He is identified not just as God’s messenger, but as the Messenger of the covenant. This identifies him both as the fulfillment of all the promises, the one of whom every other messenger was only a type and forerunner, and also as the one who would by his work bring God’s people into the full enjoyment of their covenantal relationship with God and who would establish that covenant on everlasting foundations, so that the relationship between God and his people could never again be interrupted.

But Christ is the messenger of the covenant not only because he takes away that which separates God and his people, that is, their sin; not only because he, by his Spirit, actually receives them into fellowship with God; but also because he is in his own person the one who unites us to God. He is the one in whom dwells the fullness of the Godhead bodily and the one whose bone and whose flesh we are, so that in him we live and walk with God and are joined to God. He is Immanuel, God with us.

That he is the one in whom we delight stands in stark contrast to the unbelieving question of chap.2:17. When he does come, unbelief is cured, doubt is turned to faith, and disbelief becomes delight, by his gracious work as God’s messenger.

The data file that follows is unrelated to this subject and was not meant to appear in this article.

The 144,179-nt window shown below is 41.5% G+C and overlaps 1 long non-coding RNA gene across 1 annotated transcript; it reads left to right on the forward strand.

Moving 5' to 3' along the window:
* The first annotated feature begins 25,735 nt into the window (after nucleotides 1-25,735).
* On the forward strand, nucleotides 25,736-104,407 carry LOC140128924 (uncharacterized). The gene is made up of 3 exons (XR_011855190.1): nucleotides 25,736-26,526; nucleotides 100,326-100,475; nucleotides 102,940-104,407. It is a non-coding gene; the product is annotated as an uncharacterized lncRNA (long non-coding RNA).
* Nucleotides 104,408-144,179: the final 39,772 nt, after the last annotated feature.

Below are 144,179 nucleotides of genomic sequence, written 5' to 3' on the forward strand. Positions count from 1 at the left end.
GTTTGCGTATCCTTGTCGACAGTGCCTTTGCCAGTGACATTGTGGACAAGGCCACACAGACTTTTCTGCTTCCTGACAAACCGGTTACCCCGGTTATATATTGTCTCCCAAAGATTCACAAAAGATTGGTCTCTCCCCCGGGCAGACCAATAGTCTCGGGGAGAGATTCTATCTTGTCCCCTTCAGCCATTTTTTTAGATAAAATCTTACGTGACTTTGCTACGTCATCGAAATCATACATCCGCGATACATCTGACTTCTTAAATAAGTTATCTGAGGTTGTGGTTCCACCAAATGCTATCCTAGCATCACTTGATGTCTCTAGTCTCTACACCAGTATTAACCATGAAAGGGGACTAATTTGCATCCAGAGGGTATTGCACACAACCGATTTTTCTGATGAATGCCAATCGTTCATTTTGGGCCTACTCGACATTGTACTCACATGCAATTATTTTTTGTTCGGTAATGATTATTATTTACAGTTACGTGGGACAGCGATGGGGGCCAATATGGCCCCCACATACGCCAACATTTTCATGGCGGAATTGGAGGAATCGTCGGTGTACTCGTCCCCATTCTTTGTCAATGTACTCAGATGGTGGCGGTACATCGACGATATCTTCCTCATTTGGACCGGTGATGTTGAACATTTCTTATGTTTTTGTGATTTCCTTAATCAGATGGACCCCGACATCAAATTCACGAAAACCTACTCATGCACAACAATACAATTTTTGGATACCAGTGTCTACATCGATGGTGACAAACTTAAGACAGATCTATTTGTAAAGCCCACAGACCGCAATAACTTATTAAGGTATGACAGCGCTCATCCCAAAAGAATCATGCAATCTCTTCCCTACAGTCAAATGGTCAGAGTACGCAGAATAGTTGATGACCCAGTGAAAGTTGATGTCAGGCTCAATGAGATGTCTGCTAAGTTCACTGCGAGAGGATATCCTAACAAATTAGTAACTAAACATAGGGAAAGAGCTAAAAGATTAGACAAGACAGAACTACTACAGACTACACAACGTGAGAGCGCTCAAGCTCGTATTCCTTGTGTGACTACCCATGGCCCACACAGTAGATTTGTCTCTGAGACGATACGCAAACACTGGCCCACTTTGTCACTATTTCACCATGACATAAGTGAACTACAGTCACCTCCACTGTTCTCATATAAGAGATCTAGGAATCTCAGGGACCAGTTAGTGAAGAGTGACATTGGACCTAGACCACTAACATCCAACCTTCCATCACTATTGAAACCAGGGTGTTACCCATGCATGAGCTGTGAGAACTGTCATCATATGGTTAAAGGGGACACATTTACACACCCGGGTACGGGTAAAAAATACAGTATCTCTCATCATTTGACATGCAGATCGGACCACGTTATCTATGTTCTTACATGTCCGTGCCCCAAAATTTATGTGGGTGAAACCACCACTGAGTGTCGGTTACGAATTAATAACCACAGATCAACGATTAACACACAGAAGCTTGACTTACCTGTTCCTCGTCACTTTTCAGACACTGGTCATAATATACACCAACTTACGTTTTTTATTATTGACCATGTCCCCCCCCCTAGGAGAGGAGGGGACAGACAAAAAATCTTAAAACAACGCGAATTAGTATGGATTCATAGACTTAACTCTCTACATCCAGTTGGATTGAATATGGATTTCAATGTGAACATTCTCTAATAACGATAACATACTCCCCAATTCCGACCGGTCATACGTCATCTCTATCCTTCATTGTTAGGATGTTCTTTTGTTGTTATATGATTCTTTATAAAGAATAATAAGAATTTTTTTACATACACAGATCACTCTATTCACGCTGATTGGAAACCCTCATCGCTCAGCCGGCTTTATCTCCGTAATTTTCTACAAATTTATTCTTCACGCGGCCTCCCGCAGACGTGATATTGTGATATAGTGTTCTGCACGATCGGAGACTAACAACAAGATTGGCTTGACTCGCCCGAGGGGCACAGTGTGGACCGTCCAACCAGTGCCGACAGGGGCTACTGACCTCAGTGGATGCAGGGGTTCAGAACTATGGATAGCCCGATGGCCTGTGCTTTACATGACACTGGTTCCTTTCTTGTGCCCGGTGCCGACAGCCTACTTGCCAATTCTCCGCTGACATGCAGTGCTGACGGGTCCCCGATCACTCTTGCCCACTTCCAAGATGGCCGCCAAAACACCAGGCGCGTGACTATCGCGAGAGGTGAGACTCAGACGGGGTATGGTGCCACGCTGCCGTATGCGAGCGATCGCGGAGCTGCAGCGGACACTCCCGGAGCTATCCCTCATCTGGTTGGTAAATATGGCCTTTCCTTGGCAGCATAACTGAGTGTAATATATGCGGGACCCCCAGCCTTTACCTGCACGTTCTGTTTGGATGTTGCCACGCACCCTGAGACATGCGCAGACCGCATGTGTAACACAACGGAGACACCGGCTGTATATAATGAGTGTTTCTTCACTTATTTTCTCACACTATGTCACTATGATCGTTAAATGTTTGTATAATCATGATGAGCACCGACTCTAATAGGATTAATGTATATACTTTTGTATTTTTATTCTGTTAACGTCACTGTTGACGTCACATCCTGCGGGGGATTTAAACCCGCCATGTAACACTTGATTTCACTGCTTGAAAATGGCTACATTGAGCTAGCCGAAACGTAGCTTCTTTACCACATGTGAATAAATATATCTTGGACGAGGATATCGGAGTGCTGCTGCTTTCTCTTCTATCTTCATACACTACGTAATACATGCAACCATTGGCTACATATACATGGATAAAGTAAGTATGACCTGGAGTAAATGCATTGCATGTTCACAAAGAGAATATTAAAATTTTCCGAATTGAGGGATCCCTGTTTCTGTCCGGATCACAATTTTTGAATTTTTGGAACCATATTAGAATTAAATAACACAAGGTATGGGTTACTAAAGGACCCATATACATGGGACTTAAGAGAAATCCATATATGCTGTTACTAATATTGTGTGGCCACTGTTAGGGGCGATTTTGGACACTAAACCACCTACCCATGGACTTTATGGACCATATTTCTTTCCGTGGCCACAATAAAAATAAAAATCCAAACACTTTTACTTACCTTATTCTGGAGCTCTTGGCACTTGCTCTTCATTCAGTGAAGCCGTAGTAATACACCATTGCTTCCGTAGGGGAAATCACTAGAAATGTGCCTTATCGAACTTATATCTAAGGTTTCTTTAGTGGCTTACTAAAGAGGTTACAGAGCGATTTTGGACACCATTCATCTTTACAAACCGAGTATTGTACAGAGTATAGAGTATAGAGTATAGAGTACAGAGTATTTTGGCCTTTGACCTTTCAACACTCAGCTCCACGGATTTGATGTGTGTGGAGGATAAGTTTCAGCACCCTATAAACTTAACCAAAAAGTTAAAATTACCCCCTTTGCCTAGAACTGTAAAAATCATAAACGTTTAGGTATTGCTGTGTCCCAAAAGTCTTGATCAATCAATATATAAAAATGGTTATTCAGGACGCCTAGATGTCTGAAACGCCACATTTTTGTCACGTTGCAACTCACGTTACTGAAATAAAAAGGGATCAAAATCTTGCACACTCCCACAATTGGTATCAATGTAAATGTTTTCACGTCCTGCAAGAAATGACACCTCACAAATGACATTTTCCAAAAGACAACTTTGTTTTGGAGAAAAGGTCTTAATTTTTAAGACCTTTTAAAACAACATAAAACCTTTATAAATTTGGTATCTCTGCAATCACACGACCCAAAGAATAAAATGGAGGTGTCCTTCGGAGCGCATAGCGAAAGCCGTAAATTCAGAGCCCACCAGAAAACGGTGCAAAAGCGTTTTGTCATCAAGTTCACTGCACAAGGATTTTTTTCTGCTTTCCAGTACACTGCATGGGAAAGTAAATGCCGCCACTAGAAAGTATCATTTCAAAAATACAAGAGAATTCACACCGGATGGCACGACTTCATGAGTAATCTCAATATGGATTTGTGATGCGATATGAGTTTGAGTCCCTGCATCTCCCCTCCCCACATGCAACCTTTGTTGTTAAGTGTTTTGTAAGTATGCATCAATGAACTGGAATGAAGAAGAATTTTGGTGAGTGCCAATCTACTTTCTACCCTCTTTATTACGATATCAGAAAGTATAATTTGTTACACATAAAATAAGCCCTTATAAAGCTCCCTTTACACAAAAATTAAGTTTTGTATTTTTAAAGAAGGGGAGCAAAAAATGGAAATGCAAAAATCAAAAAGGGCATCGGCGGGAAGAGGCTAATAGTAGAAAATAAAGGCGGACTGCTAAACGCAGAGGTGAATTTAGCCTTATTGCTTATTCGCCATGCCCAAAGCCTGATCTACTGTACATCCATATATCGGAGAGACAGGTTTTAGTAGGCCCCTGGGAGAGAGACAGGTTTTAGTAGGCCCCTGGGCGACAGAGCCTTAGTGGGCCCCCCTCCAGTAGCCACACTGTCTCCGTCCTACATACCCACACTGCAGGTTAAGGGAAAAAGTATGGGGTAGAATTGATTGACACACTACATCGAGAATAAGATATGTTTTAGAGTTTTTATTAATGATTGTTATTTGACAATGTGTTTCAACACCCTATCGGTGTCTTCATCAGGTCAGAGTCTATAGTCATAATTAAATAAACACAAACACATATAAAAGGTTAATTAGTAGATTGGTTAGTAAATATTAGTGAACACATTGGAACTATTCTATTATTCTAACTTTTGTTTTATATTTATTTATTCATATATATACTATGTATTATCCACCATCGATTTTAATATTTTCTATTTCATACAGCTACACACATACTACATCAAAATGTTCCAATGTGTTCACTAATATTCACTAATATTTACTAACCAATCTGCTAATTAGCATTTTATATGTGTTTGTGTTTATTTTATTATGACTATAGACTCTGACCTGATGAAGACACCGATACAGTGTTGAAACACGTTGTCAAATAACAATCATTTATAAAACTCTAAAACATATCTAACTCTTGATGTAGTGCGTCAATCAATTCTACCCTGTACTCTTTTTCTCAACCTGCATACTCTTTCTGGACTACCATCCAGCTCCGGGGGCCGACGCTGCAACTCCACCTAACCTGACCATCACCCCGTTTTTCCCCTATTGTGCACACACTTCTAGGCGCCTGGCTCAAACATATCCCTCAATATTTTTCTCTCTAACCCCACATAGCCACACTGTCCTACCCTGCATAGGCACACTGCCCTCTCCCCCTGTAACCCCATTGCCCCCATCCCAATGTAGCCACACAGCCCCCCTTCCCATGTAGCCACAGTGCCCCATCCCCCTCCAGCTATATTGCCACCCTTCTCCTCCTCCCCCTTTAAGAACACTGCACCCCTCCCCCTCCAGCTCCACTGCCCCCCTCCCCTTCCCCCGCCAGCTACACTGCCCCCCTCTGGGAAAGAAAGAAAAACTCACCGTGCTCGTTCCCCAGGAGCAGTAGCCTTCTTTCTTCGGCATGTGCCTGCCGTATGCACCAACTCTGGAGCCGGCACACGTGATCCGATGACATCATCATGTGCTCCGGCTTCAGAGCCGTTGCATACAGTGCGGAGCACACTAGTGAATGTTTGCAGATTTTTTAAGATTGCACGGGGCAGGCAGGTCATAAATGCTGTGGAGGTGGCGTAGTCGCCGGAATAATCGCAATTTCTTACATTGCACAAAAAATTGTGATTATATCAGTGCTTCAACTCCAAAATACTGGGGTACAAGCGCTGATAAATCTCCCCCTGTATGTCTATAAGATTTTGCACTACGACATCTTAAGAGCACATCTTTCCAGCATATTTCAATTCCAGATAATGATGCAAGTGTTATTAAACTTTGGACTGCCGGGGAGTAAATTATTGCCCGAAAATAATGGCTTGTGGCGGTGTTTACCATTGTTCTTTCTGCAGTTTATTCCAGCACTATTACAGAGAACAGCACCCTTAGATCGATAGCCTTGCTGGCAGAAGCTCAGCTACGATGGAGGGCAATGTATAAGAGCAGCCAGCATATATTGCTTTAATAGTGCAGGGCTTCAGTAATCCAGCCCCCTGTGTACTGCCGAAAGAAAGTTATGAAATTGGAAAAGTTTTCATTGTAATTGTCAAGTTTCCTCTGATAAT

This is all promised by Jehovah of hosts, the one whom all things serve and in whose army they march. Nothing, therefore, can prevent the coming of the Messenger of the covenant. Nothing can stand in the way of his work. Nothing can spoil or interrupt his work, not the rise of the Roman Empire, not the apostasy of Judah in the days following Malachi’s prophecy, not the rise of Pharisees who would be his bitter enemies, not even the temptations of Satan. All things would serve him (pp.475-76).

“A deep and living faith in God’s Covenant is the foundation of our quiet, watchful, patient waiting and working.” – A.Kuyper

If the Lord is to come as a thief in the night, the church should go about its daily duties in quiet devotion, until He suddenly appears. We are not to keep looking out the window, or climbing to the housetops to gaze eagerly into the distance, while neglecting our work and giving our household duties but scant attention.

Indeed we must watch. We must so live that we are ready to welcome Him at any moment. Like a Christian family that, having commended home and children to God’s care for the night, quietly goes to bed and to sleep, and awakens in the morning to resume the daily task, so the church of Christ upon earth must go on quietly, prayerfully, with its common daily tasks, until He comes, in His own time, to break off this round of daily duties.

A deep and living faith in God’s Covenant is the foundation of our quiet, watchful, patient waiting and working. For included in God’s covenant are also all the chosen who are yet to be brought into the fold, though they may now be drunkards, or thieves, or self-righteous rejectors of the truth. They are destined to be saved; and it is through the ministration of the church that they must be brought to the light and taught in the truth.

This one confession, that God is God, and that He will bring in His own, makes us patient to bear with the imperfections and weaknesses of the church, since He has seen fit to place that cross upon us. And it also keeps us humble before Him, as we must confess our own guilt. ‘The sin of the church is also my sin. I, yea even especially I, am at fault.’